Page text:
Melbourne's Billy Slater will face the NRL judiciary to appeal his shoulder charge ban. Picture: Brett Costello
Melbourne's Billy Slater will face the NRL judiciary to appeal his shoulder charge ban. Picture: Brett Costello

NRL bungle delays Slater’s judiciary hearing

BILLY Slater's high-profile judiciary hearing has been delayed 24 hours - because the NRL couldn't find a legal counsel to prosecute.

Melbourne Storm pushed hard for the hearing to be held on Monday night at Rugby League Central so Slater knew early in the week whether he would be free to play Sunday's NRL grand final.

The NRL however couldn't find a legal representative, with regular counsel Peter McGrath overseas and his back-up, Anthony Lo Surdo, SC, being interstate.

With both unavailable, the NRL frantically attempted to find a replacement but failed.

Melbourne had worked hard over the weekend preparing for a Monday hearing but will now have to wait until 6pm Tuesday for the matter to be heard.

Privately, the Storm are not impressed. McGrath, a barrister, is understood to be in Italy and told the NRL of his travel plans weeks ago.

The NRL has found a replacement for Tuesday night but could not nail down a counsel for Monday evening.

Many in the game have found it amazing the NRL was unable to find a legal representative for the Monday of grand final week. Reluctantly, Melbourne will now bring Slater to Sydney tomorrow night - 24 hours later than planned.

Slater was hit with a grade-one shoulder charge for his collision with Cronulla's Sosaia Feki during Friday night's preliminary final in Melbourne.

"We wanted it on Monday for the sake of everyone - the player, the club and the game itself," Storm football director Frank Ponissi said.

"We are ready to go tonight if need be but we'll just have to wait.

"It would have been much better on Monday at six o'clock - for the player himself. He wants to get on with it because he wants to know whether he's playing or not. We expressed that to the NRL. It's very hard for him to prepare for a grand final until he knows.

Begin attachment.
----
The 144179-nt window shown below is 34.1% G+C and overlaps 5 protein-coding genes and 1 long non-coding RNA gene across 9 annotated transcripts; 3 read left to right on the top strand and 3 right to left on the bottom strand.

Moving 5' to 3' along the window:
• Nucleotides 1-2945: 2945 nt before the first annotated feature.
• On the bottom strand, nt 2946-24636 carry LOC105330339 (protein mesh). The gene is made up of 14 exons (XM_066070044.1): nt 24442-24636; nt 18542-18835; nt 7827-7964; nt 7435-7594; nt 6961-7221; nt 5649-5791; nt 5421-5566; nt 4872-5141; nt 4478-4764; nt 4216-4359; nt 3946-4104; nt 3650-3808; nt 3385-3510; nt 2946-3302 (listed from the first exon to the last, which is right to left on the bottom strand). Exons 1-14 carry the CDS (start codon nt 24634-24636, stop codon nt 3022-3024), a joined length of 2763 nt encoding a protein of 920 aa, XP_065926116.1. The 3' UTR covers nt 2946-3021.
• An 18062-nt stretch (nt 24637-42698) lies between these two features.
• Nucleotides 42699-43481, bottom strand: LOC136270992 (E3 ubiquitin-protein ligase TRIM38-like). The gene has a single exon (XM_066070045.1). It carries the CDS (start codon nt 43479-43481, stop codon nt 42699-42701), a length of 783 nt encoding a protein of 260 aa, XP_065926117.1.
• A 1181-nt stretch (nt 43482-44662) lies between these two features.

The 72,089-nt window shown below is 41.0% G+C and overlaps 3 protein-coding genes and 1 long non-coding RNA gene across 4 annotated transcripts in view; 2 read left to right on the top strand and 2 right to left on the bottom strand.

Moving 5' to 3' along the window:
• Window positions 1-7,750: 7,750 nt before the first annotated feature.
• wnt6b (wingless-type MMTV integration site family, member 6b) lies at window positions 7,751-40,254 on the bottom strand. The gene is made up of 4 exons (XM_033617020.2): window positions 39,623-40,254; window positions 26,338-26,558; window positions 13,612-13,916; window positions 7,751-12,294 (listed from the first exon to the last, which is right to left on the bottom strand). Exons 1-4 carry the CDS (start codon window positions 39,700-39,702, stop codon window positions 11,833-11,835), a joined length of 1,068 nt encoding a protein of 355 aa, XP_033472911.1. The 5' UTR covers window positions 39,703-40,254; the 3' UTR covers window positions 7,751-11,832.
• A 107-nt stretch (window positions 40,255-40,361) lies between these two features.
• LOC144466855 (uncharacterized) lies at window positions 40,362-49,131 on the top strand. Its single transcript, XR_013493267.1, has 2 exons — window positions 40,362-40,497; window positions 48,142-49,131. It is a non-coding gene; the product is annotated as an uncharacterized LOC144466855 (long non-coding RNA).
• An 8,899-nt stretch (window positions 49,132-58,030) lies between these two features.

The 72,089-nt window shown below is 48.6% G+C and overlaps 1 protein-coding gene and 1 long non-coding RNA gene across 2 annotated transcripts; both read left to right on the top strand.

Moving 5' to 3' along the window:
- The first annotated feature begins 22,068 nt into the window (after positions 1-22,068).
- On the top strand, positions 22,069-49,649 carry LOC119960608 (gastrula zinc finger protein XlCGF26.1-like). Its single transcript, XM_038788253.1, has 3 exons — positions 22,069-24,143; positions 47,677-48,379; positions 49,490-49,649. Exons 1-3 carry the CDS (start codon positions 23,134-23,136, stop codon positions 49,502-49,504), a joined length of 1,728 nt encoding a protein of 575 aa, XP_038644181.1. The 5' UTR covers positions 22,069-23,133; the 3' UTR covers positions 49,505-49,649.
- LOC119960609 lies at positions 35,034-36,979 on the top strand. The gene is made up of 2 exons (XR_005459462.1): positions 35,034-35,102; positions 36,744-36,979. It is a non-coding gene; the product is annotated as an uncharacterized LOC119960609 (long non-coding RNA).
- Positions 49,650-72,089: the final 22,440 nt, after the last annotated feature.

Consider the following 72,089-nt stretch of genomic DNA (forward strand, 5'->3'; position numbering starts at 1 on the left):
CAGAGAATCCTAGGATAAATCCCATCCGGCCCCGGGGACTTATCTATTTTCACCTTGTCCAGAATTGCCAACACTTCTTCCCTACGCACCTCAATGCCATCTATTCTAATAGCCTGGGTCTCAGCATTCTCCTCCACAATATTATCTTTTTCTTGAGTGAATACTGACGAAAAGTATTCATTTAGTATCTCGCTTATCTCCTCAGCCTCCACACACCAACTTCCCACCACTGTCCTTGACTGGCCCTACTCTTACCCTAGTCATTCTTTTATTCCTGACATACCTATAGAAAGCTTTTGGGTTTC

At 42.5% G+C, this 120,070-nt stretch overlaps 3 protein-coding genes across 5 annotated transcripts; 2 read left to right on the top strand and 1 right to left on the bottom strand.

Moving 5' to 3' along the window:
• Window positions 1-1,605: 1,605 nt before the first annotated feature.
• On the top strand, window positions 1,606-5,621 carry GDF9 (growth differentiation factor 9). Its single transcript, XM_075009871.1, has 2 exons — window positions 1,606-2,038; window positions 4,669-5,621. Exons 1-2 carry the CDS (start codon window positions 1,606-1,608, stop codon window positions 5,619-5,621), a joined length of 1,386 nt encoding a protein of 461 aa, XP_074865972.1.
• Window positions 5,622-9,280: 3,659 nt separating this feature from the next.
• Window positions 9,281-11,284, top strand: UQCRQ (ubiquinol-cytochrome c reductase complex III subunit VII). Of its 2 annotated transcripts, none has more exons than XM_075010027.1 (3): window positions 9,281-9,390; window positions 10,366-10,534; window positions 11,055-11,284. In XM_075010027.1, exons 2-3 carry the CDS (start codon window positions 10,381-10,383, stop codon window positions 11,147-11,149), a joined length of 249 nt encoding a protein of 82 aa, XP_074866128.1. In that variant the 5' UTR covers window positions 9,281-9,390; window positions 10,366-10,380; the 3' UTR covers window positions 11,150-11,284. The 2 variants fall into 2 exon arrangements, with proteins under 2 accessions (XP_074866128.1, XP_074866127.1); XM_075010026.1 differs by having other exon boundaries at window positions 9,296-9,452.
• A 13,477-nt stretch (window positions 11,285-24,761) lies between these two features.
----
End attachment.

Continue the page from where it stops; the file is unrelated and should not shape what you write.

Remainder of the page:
"While we understand the situation, we want to get this over and done with and the game wants to get it over and done with. To be waiting basically four days after it happened … it's a long, long time but it is what it is."

 

Slater was hit with a grade-one shoulder charge for his collision with Cronulla’s Sosaia Feki.
Slater was hit with a grade-one shoulder charge for his collision with Cronulla’s Sosaia Feki.

The drama comes as two legends are divided over whether or not Slater should play.

Darren Lockyer, a member of an NRL panel that introduced the shoulder charge rule, believes Slater should play but NSW coach Brad Fittler disagrees.

Speaking on Channel 9, Lockyer said: "The game decided to come down hard on shoulder charges, not just for the players' safety but for the parents to be comfortable that the sport is as safe as it can be.

"To get rid of the dangerous ones out of the game, the lesser ones, such as Billy Slater coming across, have been caught up in that category.

"The charges that have been laid over the three years (since 2015) have come down significantly (in number). It would be crazy to see him rubbed out for a grand final for that play."

Fittler responded by saying: "He (Slater) will sit in front of three people who have to say: 'You can't play next week'. They (the NRL) graded spear tackles in 2014 very high to change the habits of players. Shoulder charges are the same boat.

"If you want to eradicate it out of the game, it (Slater's charge) has got to stick.

"You have to take away from it that it's Billy Slater and a grand final and uphold what they are doing. Fullbacks would say they shoulder charge in (try-saving attempts) because Billy Slater did it."

Sydney lawyer Nick Ghabar will represent Slater.

 

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